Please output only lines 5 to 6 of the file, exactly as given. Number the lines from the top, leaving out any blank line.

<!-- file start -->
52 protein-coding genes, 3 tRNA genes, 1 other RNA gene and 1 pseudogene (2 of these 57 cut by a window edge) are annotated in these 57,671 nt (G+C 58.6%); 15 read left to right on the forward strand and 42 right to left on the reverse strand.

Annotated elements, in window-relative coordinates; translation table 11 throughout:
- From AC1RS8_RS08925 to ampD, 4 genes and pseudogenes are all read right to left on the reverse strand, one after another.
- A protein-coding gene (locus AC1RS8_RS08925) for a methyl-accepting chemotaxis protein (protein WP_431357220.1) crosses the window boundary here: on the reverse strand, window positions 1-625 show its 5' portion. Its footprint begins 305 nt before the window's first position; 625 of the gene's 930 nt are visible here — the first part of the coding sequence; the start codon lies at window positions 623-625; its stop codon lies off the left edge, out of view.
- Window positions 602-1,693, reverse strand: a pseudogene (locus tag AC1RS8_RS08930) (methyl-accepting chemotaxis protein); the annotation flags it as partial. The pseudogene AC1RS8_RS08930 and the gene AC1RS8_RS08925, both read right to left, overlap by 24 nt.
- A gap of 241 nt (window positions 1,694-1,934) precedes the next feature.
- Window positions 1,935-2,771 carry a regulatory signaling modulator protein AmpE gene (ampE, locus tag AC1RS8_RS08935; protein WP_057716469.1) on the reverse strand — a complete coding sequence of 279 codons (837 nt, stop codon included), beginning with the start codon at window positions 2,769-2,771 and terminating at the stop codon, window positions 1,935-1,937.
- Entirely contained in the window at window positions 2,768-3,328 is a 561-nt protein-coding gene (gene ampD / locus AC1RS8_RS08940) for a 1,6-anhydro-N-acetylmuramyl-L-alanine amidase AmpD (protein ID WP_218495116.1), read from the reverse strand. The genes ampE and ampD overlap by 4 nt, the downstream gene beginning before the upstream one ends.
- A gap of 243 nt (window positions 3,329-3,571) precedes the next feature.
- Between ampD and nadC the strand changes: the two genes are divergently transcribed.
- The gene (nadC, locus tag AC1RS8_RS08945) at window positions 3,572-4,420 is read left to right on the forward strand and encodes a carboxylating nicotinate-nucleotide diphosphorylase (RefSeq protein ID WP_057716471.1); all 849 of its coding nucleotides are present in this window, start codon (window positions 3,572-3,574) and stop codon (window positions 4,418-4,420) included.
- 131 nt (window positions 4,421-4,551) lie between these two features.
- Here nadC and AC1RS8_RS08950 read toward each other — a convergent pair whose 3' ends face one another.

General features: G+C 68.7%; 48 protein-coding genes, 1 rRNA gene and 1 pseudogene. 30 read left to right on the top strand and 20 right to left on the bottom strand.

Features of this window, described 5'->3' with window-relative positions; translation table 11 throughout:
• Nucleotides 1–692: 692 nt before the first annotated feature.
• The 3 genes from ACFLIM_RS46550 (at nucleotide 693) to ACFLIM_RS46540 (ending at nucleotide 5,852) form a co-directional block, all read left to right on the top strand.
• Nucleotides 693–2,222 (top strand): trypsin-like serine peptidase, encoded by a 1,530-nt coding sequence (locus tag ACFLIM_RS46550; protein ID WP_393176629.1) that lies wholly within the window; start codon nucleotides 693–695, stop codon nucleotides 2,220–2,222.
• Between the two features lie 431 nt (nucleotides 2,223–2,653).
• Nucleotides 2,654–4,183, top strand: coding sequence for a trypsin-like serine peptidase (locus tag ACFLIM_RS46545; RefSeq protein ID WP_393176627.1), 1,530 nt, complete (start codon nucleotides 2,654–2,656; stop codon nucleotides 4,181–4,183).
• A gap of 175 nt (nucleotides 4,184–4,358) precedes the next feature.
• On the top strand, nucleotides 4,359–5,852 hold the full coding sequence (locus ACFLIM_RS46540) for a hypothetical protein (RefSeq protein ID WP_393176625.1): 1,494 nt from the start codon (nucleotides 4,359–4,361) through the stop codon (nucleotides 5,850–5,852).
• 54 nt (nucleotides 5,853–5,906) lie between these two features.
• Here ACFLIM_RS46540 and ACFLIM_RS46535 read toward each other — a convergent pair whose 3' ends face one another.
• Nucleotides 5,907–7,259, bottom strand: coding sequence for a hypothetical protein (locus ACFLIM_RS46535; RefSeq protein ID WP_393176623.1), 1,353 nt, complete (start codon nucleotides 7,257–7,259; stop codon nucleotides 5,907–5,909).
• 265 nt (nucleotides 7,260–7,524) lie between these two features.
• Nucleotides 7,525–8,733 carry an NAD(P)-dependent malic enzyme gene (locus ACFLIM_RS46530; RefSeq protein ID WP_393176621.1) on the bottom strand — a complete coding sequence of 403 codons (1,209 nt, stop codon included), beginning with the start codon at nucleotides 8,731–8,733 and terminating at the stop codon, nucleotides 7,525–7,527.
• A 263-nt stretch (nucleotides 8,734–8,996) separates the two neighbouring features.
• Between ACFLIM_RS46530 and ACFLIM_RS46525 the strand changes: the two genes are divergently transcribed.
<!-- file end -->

- Window positions 602-1,693, reverse strand: a pseudogene (locus tag AC1RS8_RS08930) (methyl-accepting chemotaxis protein); the annotation flags it as partial. The pseudogene AC1RS8_RS08930 and the gene AC1RS8_RS08925, both read right to left, overlap by 24 nt.
- A gap of 241 nt (window positions 1,694-1,934) precedes the next feature.